Representatives of the Latino Voters League are touring Spanish-language radio and television stations in Los Angeles, and other parts of California, trying to persuade Hispanic voters to vote yes on Proposition 19, the legalization of marijuana. These representatives have a very active role in the promotion of this proposition.
Some of their arguments are that the state is going to receive millions of dollars in revenue. Youth will no longer have access to the drug because it is going to be regulated. It has controls for employers to maintain a drug free environment. They even say that Mexico will benefit of the legalization of weed in California with a decrease in violence.
All those arguments are flawed.
The Latino Voters League states: “The State’s tax collector, the Board of Equalization, says taxing marijuana would generate $1.4 billion in annual revenue”
The fact is: That that revenue would never materialize. The measure establishes no state controls over distribution and product standardsbut gives the responsibility to the 58 counties and hundreds of cities to decide if they will allow its sale and how much in taxes they will impose. The only profit from legalization of marijuana is if individual cities and counties opt in and set up regulatory tax schemes. Most, however, have already passed resolutions against medical marijuana, meaning the drug will remain untaxed throughout much of the state.According to the RAND Corporation, the State could never receive large amounts of revenues “due to tax evasion or a ‘race to the bottom’.”
No longer upholding a drug-free workplace goes against the Federal Drug Free Workplace Act of 1988. This means the state could lose billions of dollars in federal funding and grants.
The Latino Voters League states: “If we can control and tax alcohol, we can control and tax marijuana, youth will not have access to the drug”
The fact is: Would allow licensed marijuana dealers to advertise without restriction, near schools, libraries and parks, just like cigarette companies. This is made possible by a U.S. Supreme Court decision in 2001 entitled Lorillard Tobacco Co. v. Reilly (US Sup. Ct., Opinion per O’Connor) which struck down as unconstitutional a Massachusetts statute which banned tobacco ads within 1000 feet of a school or playground.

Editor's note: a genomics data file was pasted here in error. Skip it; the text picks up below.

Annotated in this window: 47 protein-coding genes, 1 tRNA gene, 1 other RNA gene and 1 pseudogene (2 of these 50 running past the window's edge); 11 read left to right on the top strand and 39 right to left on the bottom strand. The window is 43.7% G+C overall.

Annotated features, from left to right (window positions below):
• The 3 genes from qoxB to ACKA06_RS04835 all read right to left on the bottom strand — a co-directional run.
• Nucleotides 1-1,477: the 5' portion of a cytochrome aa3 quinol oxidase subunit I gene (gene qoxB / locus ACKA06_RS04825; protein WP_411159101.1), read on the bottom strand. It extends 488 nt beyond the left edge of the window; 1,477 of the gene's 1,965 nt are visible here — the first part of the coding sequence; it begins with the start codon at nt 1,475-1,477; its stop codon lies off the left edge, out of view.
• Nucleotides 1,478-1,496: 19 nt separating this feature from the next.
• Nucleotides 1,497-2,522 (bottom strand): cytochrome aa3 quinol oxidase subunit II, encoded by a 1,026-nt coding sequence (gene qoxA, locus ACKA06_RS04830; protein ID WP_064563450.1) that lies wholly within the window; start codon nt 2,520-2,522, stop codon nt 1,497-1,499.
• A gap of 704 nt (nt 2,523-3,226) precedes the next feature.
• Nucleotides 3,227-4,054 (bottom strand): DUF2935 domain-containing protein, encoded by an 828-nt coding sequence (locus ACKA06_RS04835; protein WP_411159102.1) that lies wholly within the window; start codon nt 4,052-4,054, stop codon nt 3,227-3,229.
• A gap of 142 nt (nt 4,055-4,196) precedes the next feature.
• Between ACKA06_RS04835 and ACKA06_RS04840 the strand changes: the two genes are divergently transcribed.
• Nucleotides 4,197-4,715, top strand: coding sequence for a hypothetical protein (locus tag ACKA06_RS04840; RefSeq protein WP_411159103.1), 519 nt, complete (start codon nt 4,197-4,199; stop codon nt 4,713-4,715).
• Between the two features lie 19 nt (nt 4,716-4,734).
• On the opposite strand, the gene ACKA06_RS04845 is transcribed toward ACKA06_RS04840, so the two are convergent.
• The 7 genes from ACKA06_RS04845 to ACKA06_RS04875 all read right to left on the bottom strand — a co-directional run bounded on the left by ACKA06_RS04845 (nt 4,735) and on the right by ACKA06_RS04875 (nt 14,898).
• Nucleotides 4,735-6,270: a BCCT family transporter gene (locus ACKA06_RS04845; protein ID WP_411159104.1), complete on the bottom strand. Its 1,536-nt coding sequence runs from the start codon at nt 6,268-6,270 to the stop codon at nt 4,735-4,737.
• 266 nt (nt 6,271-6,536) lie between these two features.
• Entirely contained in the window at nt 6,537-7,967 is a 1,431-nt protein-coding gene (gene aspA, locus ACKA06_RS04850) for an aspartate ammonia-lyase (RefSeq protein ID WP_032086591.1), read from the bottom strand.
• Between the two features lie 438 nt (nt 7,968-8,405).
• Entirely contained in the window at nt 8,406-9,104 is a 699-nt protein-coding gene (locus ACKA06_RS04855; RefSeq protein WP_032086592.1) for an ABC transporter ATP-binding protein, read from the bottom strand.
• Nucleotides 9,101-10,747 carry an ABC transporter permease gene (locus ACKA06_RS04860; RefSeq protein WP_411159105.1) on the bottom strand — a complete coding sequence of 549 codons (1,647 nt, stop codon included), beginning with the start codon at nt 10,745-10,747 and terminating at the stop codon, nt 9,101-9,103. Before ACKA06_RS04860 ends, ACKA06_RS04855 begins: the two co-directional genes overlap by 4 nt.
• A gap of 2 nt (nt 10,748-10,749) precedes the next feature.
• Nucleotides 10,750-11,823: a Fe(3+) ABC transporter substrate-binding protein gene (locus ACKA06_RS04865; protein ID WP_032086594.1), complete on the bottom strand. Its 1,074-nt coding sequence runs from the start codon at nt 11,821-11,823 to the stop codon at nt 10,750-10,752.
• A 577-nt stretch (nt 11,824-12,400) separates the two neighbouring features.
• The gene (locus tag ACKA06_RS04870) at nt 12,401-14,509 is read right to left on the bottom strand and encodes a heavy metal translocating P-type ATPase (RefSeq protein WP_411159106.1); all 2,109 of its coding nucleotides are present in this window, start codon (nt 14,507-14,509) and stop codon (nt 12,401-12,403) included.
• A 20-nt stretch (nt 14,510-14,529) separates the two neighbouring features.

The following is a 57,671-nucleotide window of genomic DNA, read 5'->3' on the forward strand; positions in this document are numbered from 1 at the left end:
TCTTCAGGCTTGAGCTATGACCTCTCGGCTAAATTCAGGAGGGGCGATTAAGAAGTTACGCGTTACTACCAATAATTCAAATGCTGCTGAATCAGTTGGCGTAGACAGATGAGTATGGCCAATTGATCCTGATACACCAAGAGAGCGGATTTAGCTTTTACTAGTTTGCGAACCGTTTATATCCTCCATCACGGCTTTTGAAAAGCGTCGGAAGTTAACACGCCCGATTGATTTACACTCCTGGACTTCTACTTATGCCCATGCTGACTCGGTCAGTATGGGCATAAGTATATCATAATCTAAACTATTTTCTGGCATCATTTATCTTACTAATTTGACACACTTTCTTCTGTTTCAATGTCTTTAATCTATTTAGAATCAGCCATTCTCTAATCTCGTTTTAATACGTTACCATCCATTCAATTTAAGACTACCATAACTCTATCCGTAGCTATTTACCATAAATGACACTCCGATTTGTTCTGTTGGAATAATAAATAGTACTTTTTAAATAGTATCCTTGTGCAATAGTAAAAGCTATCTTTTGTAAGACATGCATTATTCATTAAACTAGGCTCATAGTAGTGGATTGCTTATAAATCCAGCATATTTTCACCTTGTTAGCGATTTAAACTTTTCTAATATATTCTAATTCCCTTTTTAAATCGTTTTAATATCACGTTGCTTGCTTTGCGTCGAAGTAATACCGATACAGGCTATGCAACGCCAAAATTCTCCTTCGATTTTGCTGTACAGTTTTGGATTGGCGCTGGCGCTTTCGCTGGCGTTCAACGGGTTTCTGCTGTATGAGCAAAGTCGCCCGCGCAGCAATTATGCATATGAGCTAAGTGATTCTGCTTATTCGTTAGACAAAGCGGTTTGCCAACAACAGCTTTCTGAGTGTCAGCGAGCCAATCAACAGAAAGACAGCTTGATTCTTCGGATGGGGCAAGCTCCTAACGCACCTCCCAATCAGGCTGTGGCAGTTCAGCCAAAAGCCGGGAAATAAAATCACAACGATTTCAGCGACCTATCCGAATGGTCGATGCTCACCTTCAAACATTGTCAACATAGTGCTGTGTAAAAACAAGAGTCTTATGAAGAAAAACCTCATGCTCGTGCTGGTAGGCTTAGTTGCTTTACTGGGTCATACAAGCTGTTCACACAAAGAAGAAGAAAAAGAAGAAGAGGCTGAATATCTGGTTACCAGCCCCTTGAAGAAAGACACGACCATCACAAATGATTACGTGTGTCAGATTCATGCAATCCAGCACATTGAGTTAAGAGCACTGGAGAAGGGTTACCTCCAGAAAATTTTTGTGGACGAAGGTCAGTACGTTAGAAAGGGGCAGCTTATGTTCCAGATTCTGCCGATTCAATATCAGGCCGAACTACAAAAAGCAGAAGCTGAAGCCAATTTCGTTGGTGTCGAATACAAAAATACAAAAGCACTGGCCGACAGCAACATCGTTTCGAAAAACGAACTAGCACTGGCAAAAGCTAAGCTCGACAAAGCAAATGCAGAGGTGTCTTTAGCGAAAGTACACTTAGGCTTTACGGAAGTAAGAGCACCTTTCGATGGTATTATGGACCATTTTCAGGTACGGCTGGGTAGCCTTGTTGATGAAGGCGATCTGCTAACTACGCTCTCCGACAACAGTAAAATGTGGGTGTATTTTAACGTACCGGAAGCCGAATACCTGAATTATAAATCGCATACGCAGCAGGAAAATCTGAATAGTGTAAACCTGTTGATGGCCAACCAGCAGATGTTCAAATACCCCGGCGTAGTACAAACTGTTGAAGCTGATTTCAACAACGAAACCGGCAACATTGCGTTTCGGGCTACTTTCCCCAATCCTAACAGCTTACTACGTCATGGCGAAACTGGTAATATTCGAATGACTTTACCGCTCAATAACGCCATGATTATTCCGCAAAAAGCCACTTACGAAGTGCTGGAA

Youth who want to buy pot still will be able to do it at a black market. Thousands of teenagers use alcohol (provided by older friends, or relatives), and the same will happen with marijuana.
The Latino Voters League states: Maintains strict criminal penalties for driving under the influence and keeps workplaces safe by preserving the right of employers to maintain a drug-free workplace.
The fact is: the Act only prohibits consumption while driving. There are no devices to measure the level of marijuana (other than a blood test) in a driver, making it difficult for law enforcement to determine if the person is legally driving under the influence. While users are prohibited from consuming pot at the work place, they are not prevented from using before their shift and working while impaired.
The Latino Voters League states: “Marijuana prohibition has created vicious drug cartels across our border. In 2008 alone, cartels murdered 6,290 civilians in Mexico.60 percent of drug cartel revenue comes from the illegal U.S marijuana market.
By controlling marijuana, Proposition 19 will help cut off funding to the cartels.”
More information: No on prop 19 . Democrat and Republican candidates against Prop 10 . Oficial voter information guide PDF